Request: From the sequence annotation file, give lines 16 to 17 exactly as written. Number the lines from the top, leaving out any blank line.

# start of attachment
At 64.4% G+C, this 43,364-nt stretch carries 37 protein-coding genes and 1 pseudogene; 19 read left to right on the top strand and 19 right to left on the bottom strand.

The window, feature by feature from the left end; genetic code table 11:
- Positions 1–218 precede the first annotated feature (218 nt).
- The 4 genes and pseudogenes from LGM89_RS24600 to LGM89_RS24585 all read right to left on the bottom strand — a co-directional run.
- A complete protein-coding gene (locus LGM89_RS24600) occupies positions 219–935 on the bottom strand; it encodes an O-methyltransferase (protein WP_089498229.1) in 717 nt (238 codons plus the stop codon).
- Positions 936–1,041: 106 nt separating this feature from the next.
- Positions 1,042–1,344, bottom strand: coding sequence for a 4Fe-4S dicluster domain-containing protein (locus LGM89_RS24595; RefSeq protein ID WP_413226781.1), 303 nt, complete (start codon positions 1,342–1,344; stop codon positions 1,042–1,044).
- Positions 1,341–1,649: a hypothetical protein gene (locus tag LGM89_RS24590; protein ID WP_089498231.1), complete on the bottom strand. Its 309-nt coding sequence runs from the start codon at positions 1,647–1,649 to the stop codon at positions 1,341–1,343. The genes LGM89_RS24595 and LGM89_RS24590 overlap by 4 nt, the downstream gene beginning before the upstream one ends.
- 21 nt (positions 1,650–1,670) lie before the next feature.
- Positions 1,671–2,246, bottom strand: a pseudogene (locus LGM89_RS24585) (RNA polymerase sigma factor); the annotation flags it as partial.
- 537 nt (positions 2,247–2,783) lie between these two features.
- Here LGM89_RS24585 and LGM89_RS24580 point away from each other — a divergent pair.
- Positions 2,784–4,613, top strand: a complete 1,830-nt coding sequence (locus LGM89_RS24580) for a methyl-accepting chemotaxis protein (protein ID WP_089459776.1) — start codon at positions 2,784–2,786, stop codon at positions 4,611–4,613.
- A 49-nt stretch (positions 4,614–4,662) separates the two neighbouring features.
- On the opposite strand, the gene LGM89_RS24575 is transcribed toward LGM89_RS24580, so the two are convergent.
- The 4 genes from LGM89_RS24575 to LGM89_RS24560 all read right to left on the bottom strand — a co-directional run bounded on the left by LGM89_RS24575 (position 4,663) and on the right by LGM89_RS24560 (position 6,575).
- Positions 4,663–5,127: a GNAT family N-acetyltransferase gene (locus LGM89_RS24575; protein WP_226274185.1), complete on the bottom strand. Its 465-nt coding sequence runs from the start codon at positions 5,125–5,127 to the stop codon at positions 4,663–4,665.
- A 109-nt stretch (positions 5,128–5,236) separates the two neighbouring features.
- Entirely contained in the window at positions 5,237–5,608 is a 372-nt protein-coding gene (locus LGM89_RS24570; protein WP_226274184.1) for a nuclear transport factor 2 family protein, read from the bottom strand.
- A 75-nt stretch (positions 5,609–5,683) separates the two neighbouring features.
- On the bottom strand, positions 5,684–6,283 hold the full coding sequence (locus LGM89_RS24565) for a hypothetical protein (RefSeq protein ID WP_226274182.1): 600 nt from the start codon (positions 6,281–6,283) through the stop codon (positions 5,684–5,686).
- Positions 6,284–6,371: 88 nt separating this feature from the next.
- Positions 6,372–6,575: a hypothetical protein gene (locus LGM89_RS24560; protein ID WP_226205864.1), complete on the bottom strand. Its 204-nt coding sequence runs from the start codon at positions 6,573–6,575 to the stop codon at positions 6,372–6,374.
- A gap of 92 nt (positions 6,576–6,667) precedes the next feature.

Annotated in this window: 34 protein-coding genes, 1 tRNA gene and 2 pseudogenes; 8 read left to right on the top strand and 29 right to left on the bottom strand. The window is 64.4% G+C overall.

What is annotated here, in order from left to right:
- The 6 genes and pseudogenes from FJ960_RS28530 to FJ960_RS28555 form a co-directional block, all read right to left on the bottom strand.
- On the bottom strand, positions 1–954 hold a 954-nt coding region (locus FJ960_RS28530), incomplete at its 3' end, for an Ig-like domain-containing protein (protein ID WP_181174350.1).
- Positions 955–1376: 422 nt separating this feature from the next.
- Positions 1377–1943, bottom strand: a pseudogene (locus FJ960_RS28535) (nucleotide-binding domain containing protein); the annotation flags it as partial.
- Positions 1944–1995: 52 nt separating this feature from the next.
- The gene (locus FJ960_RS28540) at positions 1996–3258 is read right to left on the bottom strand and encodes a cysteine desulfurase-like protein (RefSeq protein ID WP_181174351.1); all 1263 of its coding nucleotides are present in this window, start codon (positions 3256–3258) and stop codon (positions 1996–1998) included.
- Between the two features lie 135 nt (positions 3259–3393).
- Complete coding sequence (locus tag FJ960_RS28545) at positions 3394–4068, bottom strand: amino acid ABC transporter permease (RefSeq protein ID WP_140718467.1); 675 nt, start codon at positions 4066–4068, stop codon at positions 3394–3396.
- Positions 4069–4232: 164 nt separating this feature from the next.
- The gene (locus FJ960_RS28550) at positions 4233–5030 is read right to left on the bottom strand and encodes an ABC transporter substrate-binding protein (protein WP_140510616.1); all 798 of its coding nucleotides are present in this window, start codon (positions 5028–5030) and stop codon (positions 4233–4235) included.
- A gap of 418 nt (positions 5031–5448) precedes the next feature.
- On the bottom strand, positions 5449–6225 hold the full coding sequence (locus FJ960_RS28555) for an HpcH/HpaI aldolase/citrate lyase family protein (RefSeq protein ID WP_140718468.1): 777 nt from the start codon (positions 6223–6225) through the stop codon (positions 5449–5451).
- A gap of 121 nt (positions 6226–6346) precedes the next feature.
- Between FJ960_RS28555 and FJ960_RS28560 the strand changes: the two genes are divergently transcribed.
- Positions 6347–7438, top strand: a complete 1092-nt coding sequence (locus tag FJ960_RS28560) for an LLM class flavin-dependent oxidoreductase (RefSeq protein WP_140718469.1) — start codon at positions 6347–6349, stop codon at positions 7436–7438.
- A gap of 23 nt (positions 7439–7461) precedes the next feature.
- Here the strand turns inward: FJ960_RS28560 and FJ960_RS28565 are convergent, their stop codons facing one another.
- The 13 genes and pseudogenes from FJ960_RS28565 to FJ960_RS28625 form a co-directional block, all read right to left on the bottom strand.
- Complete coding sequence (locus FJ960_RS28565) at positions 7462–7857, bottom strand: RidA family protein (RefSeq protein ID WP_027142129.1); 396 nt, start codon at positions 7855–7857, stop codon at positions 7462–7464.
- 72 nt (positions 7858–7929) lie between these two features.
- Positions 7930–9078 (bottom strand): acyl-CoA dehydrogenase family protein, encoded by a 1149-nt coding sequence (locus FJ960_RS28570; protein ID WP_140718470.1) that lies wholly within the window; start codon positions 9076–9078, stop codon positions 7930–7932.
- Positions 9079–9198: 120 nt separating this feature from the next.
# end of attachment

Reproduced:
- The 4 genes from LGM89_RS24575 to LGM89_RS24560 all read right to left on the bottom strand — a co-directional run bounded on the left by LGM89_RS24575 (position 4,663) and on the right by LGM89_RS24560 (position 6,575).
- Positions 4,663–5,127: a GNAT family N-acetyltransferase gene (locus LGM89_RS24575; protein WP_226274185.1), complete on the bottom strand. Its 465-nt coding sequence runs from the start codon at positions 5,125–5,127 to the stop codon at positions 4,663–4,665.